Mr. Mayor, race has been a heartbreaking conversation in the city lately, justifiably so. You've spoken passionately about your own son and fearing for his safety as a person of color. I can understand how racism is a part of your daily life.
But race isn't the center of every issue. And New York City students shouldn't be penalized by the City Council, NYC Department of Education and, potentially, the New York State legislature making it into an issue when it isn't one.
Next Thursday there's a hearing at City Hall about the admissions process to NYC's esteemed specialized high schools, a system which has been protected by state law since 1971, and has assured thousands of students of an exemplary education, for free.
Because the racial makeup of these schools has shifted recently, as has the makeup of the city at large, people are questioning and challenging the way kids are admitted. Admissions is based solely on a single test made up of 100 questions, 50 math and 50 verbal. Couldn't be more straightforward. And that certainly isn't racist.
The admissions policy is not racist either. Admission to these schools is based solely on merit. Color, race, gender, sexual preferences, socio-economic status, neighborhood, borough don't come into the decision making at all.
The test is biased though -- biased towards kids who work hard. Some of the content of the SHSAT isn't taught in schools: sections like scrambled paragraphs, where kids are given five sentences they have to reorder in a logical chronology. That ability to read, comprehend, and interpret is just the kind of critical thinking and problem solving ability that I have heard the principal at Brooklyn Tech say that he and his teachers work to instill in their students.
Those are exactly the kind of students who should be at New York City's specialized high schools.
Your son goes to one of these specialized high schools. He got in because he was prepared, has supportive parents who knew about the tests, and came from a community where other kids had specialized high schools in sight and worked hard to accomplish their goals.
What happens when kids who aren't used to academic rigor are accepted into these schools? How will they function in the requisite college level 9th grade engineering courses at Brooklyn Tech? Are they up for taking only AP classes like they do at High School of American Studies? Or will they be able to manage comprehensive scientific research as they do at Bronx Science? Will teachers have to change the way they teach to accommodate kids who aren't prepared for this level of intensity? Will tutoring, now not part of the teachers' contract, be offered to get kids up to speed? Will extra services be provided for those who crack under the pressure, already an issue at some of these institutions?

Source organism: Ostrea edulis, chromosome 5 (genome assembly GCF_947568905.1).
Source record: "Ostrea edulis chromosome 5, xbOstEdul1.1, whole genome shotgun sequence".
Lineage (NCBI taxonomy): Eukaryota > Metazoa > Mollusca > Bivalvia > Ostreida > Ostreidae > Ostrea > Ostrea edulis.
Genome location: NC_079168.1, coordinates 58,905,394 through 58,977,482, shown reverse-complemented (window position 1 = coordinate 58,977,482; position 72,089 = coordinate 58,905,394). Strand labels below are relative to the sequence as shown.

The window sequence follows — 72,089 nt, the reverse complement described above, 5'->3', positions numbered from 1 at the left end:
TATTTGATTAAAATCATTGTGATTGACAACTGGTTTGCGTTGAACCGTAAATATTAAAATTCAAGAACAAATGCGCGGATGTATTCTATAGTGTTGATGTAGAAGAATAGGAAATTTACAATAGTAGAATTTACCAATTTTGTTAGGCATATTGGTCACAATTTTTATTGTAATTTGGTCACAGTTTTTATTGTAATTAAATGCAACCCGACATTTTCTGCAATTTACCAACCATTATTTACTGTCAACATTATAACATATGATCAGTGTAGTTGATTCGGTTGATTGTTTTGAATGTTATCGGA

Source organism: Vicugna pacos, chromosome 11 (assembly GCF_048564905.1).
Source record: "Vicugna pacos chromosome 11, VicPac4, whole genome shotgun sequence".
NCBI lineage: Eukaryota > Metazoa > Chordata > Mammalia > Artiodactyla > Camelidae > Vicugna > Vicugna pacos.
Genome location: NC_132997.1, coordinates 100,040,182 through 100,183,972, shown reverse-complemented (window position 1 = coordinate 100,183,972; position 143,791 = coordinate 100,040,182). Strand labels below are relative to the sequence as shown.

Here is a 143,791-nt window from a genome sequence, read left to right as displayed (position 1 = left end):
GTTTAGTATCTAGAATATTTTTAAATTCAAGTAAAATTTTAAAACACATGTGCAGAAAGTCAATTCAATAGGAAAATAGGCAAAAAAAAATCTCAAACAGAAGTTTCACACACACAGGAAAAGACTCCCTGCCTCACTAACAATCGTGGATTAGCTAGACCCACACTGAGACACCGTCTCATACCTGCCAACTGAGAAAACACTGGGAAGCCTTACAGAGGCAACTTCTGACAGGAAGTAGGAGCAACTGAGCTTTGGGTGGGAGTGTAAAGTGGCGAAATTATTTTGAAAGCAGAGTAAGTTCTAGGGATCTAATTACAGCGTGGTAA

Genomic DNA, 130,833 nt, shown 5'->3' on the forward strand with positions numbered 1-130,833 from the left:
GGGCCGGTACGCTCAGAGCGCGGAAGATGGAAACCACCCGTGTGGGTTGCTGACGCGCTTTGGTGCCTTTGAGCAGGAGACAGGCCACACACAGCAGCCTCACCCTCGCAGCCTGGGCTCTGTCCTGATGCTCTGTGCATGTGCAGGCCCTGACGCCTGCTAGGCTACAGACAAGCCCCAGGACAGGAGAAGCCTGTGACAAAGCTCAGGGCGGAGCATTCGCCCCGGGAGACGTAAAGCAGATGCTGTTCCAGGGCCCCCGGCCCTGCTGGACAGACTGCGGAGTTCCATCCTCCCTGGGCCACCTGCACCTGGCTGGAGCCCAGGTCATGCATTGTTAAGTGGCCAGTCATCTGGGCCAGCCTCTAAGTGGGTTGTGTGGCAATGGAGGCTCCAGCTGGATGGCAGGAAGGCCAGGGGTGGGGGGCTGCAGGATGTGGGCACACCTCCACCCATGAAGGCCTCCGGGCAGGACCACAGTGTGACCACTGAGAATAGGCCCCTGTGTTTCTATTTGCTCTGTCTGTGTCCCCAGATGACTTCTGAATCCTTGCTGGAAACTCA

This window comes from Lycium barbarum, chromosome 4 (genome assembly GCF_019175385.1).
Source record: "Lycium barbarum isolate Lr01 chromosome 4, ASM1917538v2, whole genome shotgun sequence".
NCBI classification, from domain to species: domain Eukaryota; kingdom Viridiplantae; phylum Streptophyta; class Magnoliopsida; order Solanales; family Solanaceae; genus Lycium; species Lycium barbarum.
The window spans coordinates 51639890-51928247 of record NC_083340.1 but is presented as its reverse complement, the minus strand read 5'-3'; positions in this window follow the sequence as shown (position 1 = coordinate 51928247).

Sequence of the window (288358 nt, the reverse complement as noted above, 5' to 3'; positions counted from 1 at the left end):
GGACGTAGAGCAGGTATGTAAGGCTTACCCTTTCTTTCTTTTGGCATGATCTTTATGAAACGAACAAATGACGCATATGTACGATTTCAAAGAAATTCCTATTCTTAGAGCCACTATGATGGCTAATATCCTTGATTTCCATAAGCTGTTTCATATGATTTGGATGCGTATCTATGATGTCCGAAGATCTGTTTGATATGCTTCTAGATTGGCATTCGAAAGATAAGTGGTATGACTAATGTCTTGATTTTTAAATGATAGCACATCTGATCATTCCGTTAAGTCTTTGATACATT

And there are other questions like, who's overseeing this more "holistic" admissions policy that's being floated around? What's being suggested sounds remarkably like the screened schools admissions system that already exists in the city -- a process that recently was shown by the NYC Comptroller's office to be faulty.
The reason some groups are falling in representation is that others are growing. Ebb and flow. Motivated immigrant groups who see education for their children as a way out of poverty. Have you thought about what will happen to these hard working kids who won't have the same access to these schools anymore? Kids from families living at or below the poverty level? My daughter's trigonometry tutor moved here from China with her family when she was 8. Speaking no English, she started test prep in 3rd grade. She graduated from Tech and Brown University and now is applying to medical school.
Instead of changing an admissions policy that rewards hard work and preparation to a process that is subjective and that could be manipulated, how about putting systems in place to get kids ready? Provide test prep to those who don't have access. Share information with families early enough so they can support their kids on this journey.
Offer free workbooks. City sponsored test prep clinics. Spend some of that Aris money you'll be saving on a test prep specific website to help. A coalition of alumni from the 8 specialized high schools put together a comprehensive list of suggestions.
The end result should be admission because of hard work. Admission to capable kids who are able to withstand the difficulty and challenges of being in a specialized high school.
Mr. Mayor, the issue isn't race. The issue is communication. Educating families and communities. Providing test prep and resources for kids who otherwise wouldn't have them. The solution is preparedness. Improving elementary and middle schools where poor test scores and low academic achievement are the norm. Making sure schools are doing their jobs for all students not just for some. In the end it's not just about the test. Or admissions criteria. It's giving all NYC kids the opportunity to soar, not fail, no matter who they are.